Mystery Knowledge and Mystery Centres: Fourteen Lectures Given in Dornach Between 23 November and 23 December, 1923

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Rudolf Steiner Press, 1998 - Body, Mind & Spirit - 266 pages
Modern scholarship knows little of the mystery schools of antiquity. At most it is able to offer hypothetical explanations of their purpose, and to speak of externals. In these far-reaching lectures, Rudolf Steiner gives a penetrating description of the ancient mystery schools. His survey takes us through the mysteries of Artemis in Ephesus, and of Hibernia, Eleusis, Samothrace, and the Middle Ages. He also discusses the conditions under which initiation can be achieved in our time.

Following the preliminary lectures on the nature and function of the soul, Steiner presents a magnificent drama of the development of the earth, including descriptions of the metals, their connection with the planets, and their curative properties. Steiner also outlines the origins of plants and animals and the connection of humanity with the earth, and gives a panoramic view of human evolution in the past, present, and future.


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Rudolf Steiner and the Renewal of
Lecture 1
Lecture 2
Lecture 3
Lecture 4
Lecture 5
Lecture 6
Lecture 7
Lecture 10
Lecture 11
Lecture 12
Lecture 13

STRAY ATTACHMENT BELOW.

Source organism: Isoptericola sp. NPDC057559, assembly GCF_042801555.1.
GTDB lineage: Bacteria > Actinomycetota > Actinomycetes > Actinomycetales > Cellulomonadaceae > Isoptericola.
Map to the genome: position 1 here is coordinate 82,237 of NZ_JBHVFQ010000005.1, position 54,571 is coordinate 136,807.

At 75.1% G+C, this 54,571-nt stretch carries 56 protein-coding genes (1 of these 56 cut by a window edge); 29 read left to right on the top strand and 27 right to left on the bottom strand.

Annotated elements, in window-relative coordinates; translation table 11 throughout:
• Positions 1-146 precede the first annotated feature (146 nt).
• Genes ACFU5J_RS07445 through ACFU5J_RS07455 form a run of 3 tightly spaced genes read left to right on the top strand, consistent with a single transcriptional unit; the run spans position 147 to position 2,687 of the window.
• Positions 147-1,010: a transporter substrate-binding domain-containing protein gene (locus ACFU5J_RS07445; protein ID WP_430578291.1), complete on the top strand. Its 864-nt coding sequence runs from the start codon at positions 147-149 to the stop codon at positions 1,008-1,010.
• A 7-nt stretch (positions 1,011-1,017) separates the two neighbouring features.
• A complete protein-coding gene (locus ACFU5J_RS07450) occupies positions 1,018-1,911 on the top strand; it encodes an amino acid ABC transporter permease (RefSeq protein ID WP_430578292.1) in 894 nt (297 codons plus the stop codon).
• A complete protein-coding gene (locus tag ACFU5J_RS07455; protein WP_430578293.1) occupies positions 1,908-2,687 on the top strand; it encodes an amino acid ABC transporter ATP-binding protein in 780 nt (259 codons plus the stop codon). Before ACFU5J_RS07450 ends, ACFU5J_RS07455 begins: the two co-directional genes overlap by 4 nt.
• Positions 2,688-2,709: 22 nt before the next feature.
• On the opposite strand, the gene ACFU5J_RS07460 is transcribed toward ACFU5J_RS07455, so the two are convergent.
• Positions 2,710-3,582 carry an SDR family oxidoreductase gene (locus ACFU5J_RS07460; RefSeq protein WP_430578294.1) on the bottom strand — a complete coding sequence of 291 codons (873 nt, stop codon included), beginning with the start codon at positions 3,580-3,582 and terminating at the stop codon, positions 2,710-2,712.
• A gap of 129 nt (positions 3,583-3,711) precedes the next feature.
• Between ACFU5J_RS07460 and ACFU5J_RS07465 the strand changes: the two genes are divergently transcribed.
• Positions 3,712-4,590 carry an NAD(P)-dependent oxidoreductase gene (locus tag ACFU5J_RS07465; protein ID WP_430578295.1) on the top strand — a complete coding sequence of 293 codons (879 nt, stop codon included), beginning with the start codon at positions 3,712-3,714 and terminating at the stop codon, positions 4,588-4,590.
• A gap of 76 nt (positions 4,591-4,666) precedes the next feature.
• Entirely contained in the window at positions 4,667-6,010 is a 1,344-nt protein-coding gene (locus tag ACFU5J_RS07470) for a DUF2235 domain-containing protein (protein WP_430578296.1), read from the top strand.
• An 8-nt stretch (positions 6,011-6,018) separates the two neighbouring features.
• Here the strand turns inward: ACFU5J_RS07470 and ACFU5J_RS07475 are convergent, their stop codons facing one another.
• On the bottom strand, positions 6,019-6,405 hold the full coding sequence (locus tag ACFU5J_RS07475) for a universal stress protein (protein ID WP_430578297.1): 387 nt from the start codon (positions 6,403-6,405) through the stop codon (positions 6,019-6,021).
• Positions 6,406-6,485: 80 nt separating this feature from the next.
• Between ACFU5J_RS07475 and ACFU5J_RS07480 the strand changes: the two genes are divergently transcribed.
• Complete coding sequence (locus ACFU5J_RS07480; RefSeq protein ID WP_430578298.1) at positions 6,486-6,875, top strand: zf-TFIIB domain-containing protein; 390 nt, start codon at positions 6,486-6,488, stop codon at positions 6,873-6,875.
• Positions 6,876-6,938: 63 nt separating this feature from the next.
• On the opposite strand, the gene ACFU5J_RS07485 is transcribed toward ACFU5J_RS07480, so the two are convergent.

Lecture 14
Appendix I
Publishers Note

Lecture 8

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About the author (1998)

Austrian-born Rudolf Steiner was a noted Goethe (see Vol. 2) scholar and private student of the occult who became involved with Theosophy in Germany in 1902, when he met Annie Besant (1847--1933), a devoted follower of Madame Helena P. Blavatsky (1831--1891). In 1912 he broke with the Theosophists because of what he regarded as their oriental bias and established a system of his own, which he called Anthroposophy (anthro meaning "man"; sophia sophia meaning "wisdom"), a "spiritual science" he hoped would restore humanism to a materialistic world. In 1923 he set up headquarters for the Society of Anthroposophy in New York City. Steiner believed that human beings had evolved to the point where material existence had obscured spiritual capacities and that Christ had come to reverse that trend and to inaugurate an age of spiritual reintegration. He advocated that education, art, agriculture, and science be based on spiritual principles and infused with the psychic powers he believed were latent in everyone. The world center of the Anhthroposophical Society today is in Dornach, Switzerland, in a building designed by Steiner. The nonproselytizing society is noted for its schools.

Andrew Welburn is a fellow of New College, Oxford. He has written, translated, and edited numerous books on spiritual science and early Christianity.

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